Just like the federal and provincial governments, municipal governments also have a crucial role to play in helping your business survive the COVID-19 pandemic. Municipalities can—and should—put in place relief measures to support you, your employees and your business.
CFIB is fighting for support for your business from all levels of government. Our recommendations are directly based on feedback gathered from our members via regular surveys. Here’s what we’re telling municipal governments in Manitoba they can do to help—and here’s what they’ve done so far.
Manitoba-specific recommendations for municipalities
We are asking municipalities in Manitoba to:
- Provide commercial property owners with a property tax holiday for a minimum of three months, or at least waive all interest and penalties for unpaid property tax bills for a minimum of three months (e.g. City of Winnipeg is waiving penalties for unpaid property and business taxes for up to three months following their due date.)
- Waive all interest and penalties for unpaid water and utility billing for a minimum period of 90 days.
- Delay any planned tax and fee increases.
- Do not introduce any new bylaws or regulations, other than those needed to address COVID-19.
- Accelerate approval for construction projects and home renovations to keep people working.
- Pay money owing to my business quickly (tax credits, contracts with government, etc.).
- Cease routine audits.
- Urge landlords to provide accommodation and leniency to commercial tenants for delayed rental payments.
- Introduce a Noise Bylaw exemption to allow for 24-hour service delivery.
Which Manitoba municipalities have put in place relief measures already?
Here’s what municipalities across Manitoba have done so far to help small business:
Brandon City Council passed new measures in an effort to help ease the financial burden on city residents during the ongoing COVID-19 pandemic.
The measures include:
- delaying the municipal property tax payment date past the current June 30 deadline; to July 31st (Note: The deadline will likely be pushed back further into September to align with the province);
- changing the city’s tax instalment plan to make it more flexible; and
- waiving some fees for not paying taxes on time.
The tax instalment plan, which lets residents pay their property tax bill in monthly deposits from their bank accounts rather than all at once, was also changed. Rather than paying the exact same amount through direct deposits each month, residents are now able to work with the City to find a plan that works best for them.
The city will work with people to make sure they can pay their taxes in full by Dec. 31, 2020.
The 1.25 per cent monthly fee on not paying property taxes has also been waived until October for individual residents.
For more information please see the City of Brandon's website.
AUGUST 31 UPDATE: Property taxes & Business taxes
In support of property and business owners who may need temporary relief during the COVID-19 crisis, City has approved options to defer tax payments without penalty. Recently, the City also voted to extend the tax deferral deadlines.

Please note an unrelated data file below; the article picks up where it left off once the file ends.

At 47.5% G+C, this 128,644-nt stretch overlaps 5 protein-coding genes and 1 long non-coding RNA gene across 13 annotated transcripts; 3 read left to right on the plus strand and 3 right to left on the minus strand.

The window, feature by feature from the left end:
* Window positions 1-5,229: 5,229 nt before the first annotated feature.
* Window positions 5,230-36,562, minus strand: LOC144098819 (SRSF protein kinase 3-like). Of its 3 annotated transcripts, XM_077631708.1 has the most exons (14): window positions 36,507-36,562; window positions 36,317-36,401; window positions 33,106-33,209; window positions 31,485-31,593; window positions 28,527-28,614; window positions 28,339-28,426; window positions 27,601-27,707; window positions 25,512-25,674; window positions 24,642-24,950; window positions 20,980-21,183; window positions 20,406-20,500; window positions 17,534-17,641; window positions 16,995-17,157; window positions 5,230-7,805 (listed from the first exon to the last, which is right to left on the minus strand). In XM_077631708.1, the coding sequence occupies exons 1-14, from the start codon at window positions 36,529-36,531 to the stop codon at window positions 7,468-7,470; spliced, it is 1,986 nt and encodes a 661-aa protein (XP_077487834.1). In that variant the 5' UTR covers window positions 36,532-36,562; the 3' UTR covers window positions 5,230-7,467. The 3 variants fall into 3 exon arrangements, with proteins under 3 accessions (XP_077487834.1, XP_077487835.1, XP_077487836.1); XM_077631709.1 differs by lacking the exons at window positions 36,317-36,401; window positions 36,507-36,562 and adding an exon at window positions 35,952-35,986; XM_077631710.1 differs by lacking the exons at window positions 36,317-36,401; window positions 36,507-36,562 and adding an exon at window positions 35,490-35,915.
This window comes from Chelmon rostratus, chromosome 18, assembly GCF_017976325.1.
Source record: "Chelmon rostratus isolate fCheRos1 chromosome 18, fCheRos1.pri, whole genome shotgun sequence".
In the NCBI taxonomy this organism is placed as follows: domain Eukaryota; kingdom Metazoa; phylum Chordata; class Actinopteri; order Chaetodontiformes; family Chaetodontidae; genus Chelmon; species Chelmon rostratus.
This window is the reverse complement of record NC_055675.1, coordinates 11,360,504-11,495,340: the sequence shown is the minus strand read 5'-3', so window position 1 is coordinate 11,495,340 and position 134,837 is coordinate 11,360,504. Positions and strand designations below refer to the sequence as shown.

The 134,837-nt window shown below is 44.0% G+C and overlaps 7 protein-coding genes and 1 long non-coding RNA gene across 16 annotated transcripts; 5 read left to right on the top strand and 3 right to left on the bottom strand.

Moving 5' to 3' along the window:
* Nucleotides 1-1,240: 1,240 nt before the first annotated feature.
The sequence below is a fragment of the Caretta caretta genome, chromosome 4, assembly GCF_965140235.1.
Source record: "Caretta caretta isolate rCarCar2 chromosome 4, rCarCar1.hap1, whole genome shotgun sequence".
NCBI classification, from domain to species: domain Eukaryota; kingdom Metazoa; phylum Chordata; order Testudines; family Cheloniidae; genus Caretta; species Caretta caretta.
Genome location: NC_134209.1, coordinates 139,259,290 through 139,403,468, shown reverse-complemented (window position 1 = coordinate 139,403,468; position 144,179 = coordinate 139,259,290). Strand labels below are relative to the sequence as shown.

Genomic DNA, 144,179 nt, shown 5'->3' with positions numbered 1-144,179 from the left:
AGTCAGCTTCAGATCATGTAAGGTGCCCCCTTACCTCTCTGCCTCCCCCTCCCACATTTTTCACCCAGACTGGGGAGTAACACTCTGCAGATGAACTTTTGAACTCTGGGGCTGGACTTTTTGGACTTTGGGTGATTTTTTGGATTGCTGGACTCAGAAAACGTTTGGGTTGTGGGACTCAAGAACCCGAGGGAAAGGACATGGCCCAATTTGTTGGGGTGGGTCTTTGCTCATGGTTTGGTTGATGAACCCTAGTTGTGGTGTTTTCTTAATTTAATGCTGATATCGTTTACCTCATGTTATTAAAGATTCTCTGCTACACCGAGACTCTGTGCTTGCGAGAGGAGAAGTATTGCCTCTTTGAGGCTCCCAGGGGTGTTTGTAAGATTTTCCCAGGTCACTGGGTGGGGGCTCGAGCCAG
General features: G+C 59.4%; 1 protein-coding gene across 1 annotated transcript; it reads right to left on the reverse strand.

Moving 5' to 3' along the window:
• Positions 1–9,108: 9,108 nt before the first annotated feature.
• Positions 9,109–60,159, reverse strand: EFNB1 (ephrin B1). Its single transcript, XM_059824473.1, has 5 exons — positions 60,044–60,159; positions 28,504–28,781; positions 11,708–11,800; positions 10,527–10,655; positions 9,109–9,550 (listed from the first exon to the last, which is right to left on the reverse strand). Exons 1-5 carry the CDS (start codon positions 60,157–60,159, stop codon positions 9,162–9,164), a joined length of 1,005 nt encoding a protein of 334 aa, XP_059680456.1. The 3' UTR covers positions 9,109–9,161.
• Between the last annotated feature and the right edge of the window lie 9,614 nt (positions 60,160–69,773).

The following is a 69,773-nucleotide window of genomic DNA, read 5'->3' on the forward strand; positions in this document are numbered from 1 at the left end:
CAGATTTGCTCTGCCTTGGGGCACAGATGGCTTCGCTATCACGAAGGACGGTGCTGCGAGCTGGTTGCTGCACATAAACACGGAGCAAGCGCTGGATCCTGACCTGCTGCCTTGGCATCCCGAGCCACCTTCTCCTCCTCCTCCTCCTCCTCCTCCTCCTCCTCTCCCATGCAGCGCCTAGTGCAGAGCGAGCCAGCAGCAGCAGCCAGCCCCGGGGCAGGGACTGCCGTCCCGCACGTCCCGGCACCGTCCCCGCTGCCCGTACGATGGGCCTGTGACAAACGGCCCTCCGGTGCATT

For those who need it, the City is waiving penalties for unpaid property and business taxes for up to three months following their due date.
- Property taxes are now due on September 30, 2020
- Business taxes are due on November 30, 2020
For those who are able to meet the property and business tax due dates, the City strongly encourages you to do so.
Taxes owing from previous years are not eligible for waived fees and will continue to be charged monthly penalties at 2.5% on the outstanding amount.
For more information please see the City of Winnipeg's website.
Property taxes and utility payments:
The City has made significant changes to its Financial Plan which have resulted in a zero tax property tax increase for its residents, and our businesses in 2020.
The City has announced one time relief to those who cannot pay their April water bill on time, and the August 31st tax bill on time. For those who find it impossible to meet those deadlines, the City is offering a 60 day extension for those payments without interest or penalties.
At a special meeting called to address the pending water billing period, Selkirk Council decided to issue quarter one utility bills May 15, one month later than the scheduled April 15 date.
Council also doubled the payment deadline so that citizens will have two months to make their payment. That means the deadline for quarter one utility bills is July 15.
For more information, please visit the City of Selkirk's website.
FAQ on COVID-19
We’re dedicated to supporting your business through this difficult time by compiling answers to the most common COVID-19 questions and keeping you up to date on the latest relief measures both the federal government and the Manitoba government. Visit our Small Business Help Center to learn more.